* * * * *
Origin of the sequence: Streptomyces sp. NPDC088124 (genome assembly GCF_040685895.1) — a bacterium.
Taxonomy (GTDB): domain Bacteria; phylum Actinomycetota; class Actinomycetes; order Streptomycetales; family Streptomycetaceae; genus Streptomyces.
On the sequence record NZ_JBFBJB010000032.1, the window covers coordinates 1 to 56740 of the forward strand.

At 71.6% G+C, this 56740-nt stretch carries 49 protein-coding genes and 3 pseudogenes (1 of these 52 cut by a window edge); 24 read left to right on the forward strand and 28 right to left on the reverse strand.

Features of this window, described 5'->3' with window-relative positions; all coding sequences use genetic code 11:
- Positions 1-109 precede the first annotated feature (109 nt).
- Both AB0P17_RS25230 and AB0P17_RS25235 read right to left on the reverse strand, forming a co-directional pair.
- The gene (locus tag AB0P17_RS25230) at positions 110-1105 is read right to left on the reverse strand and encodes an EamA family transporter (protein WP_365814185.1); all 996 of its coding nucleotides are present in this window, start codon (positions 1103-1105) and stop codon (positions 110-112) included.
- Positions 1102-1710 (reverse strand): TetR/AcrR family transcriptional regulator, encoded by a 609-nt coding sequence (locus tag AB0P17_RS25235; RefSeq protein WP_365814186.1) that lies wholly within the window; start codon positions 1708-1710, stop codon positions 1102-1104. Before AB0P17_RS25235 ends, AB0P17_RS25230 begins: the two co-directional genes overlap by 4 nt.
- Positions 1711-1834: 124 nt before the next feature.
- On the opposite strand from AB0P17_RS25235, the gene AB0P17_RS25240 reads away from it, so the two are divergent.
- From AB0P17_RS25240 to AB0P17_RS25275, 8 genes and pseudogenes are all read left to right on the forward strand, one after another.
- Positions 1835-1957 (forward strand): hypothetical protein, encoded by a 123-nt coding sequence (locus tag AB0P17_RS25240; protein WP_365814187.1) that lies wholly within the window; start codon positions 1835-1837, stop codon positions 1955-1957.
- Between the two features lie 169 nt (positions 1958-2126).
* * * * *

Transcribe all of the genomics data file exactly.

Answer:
Origin of the sequence: Streptomyces sp. NPDC088124 (genome assembly GCF_040685895.1) — a bacterium.
Taxonomy (GTDB): domain Bacteria; phylum Actinomycetota; class Actinomycetes; order Streptomycetales; family Streptomycetaceae; genus Streptomyces.
On the sequence record NZ_JBFBJB010000032.1, the window covers coordinates 1 to 56740 of the forward strand.

At 71.6% G+C, this 56740-nt stretch carries 49 protein-coding genes and 3 pseudogenes (1 of these 52 cut by a window edge); 24 read left to right on the forward strand and 28 right to left on the reverse strand.

Features of this window, described 5'->3' with window-relative positions; all coding sequences use genetic code 11:
- Positions 1-109 precede the first annotated feature (109 nt).
- Both AB0P17_RS25230 and AB0P17_RS25235 read right to left on the reverse strand, forming a co-directional pair.
- The gene (locus tag AB0P17_RS25230) at positions 110-1105 is read right to left on the reverse strand and encodes an EamA family transporter (protein WP_365814185.1); all 996 of its coding nucleotides are present in this window, start codon (positions 1103-1105) and stop codon (positions 110-112) included.
- Positions 1102-1710 (reverse strand): TetR/AcrR family transcriptional regulator, encoded by a 609-nt coding sequence (locus tag AB0P17_RS25235; RefSeq protein WP_365814186.1) that lies wholly within the window; start codon positions 1708-1710, stop codon positions 1102-1104. Before AB0P17_RS25235 ends, AB0P17_RS25230 begins: the two co-directional genes overlap by 4 nt.
- Positions 1711-1834: 124 nt before the next feature.
- On the opposite strand from AB0P17_RS25235, the gene AB0P17_RS25240 reads away from it, so the two are divergent.
- From AB0P17_RS25240 to AB0P17_RS25275, 8 genes and pseudogenes are all read left to right on the forward strand, one after another.
- Positions 1835-1957 (forward strand): hypothetical protein, encoded by a 123-nt coding sequence (locus tag AB0P17_RS25240; protein WP_365814187.1) that lies wholly within the window; start codon positions 1835-1837, stop codon positions 1955-1957.
- Between the two features lie 169 nt (positions 1958-2126).